For every reader of a study, there’s a different headline. That’s my conclusion after reading The Lancet’s publishing of the findings from the British National Surveys of Sexual Attitudes and Lifestyles (NATSAL).
I’d been intrigued by an article in The Guardian that suggested Britons are having less sex because of the struggling economy and too much technology. I think either is credible. I agree with Kaye Wellings, of the London School of Hygiene and Tropical Medicine, when she says that “there’s a strong relationship between unemployment and low sexual function [which] is to do with low self-esteem, depression.” And common sense tells me that it’s hard to be aroused by a partner with an iPhone in his hand.
But when I read the full research report, there were other things that spoke to me.
This is the third time the full research has been done, using comparable methods so that trends can be examined over 60 years. And this is the first time that the eligible age range went beyond 44 years—all the way up to 74!
And that’s a very good thing, ladies, because we haven’t stopped having sex just because we’ve passed our mid-40s.
In fact, that one change to the study’s design led to two of their most notable conclusions:
- That sexual lifestyles have changed substantially in the last 60 years (which sounds elementary, my dear Watson, but they can tell us exactly how!)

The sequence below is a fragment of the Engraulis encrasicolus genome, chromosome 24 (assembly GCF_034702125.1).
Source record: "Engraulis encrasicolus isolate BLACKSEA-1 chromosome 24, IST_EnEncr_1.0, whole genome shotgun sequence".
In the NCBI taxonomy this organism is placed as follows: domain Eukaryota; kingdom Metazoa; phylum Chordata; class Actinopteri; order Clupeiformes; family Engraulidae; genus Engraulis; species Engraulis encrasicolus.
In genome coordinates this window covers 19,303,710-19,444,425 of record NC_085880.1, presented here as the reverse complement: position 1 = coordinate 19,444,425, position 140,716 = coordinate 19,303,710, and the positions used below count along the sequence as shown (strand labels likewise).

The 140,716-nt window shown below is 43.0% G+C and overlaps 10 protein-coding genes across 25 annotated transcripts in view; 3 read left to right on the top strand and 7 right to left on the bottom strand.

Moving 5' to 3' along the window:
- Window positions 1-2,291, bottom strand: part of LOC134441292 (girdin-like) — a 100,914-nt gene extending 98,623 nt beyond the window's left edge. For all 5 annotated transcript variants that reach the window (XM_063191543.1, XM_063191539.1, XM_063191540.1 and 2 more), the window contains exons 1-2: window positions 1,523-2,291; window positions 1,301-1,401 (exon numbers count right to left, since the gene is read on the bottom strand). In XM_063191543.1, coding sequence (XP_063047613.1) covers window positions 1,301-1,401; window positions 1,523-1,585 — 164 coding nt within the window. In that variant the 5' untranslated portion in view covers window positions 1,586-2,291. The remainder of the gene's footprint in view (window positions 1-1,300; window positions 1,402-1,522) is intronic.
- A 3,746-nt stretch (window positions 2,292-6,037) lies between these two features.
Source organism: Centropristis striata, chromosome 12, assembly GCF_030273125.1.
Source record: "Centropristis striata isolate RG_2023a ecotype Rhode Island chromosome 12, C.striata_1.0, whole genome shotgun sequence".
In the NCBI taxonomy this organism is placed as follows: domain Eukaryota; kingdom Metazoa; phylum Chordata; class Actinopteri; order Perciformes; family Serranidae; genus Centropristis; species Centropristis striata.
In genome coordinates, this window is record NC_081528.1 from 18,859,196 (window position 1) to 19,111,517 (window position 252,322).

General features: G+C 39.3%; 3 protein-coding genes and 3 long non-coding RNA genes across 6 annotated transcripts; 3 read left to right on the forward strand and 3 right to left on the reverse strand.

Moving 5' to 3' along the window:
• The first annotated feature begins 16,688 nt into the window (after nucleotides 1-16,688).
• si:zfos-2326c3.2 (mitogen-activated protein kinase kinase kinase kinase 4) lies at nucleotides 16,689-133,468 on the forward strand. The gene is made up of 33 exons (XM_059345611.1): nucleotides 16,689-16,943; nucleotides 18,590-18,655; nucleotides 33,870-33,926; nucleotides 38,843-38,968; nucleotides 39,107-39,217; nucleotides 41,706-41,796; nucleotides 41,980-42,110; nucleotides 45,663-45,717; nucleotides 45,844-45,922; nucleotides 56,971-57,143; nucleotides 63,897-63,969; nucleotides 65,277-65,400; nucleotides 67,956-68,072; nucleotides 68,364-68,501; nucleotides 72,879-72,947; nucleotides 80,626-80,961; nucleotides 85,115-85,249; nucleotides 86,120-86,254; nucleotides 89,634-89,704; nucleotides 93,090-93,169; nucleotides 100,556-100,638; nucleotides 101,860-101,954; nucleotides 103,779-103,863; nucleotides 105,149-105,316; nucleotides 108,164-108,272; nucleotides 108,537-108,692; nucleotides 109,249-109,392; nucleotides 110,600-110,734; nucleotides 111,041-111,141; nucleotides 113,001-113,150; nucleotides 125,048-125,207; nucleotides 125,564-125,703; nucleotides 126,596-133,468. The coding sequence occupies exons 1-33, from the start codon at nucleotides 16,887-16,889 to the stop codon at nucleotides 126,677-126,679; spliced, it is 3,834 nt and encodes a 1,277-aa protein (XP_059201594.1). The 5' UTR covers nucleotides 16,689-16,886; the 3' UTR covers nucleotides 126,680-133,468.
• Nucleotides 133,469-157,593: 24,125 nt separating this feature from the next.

- And that “research into the sexual health and well-being of men and women in later life—who now have increasing expectations of sexual fulfillment—and make up a growing segment of the population—is a neglected area.”
Well, yes! And I’m grateful to see conclusions like those from well-respected research projects!
A couple more things struck me as I read through the details, because they resonate with my experience as a menopause care provider. The frequency of sexual encounters does decrease as both men and women grow older; among women 65 to 74, intercourse is happening about a third as often as among women 25 to 34. There is, though, still a variety of sexual experiences among the older women, including oral and anal sex.
I note that men over 55 are more likely to have a partner of the opposite sex than are women at the same age, and yet men of that age are three times more likely to self-stimulate than women are. Now, I know that sexual behavior depends on many things, including social norms and attitudes.
But I also know that women are uniquely “use-it-or-lose-it” creatures. When we’re without partners, we can’t assume that our sexuality is stowed away to be taken out again at some later date. I encourage women to think about self-stimulation, because orgasm is good for us physically and mentally, and it helps us maintain patent vaginal tissues.
Given the numbers, I know it can’t happen for everyone, but I’ve seen enough women find a second love to think it’s worthwhile to maintain our sexual health. Not because a woman needs a man (that whole fish without a bicycle thing), but because sometimes the right woman and man find each other. And it’s a whole lot easier to maintain your sexual health and capacity than it is to reclaim it.
Because data show—British researchers proved it—that “sexual health is a key component of well-being,” even for those of us over 44, and even for those of us currently without partners.
Dr. Barb DePree, M.D., has been a gynecologist and women’s health provider for almost 30 years and a menopause care specialist for the past ten.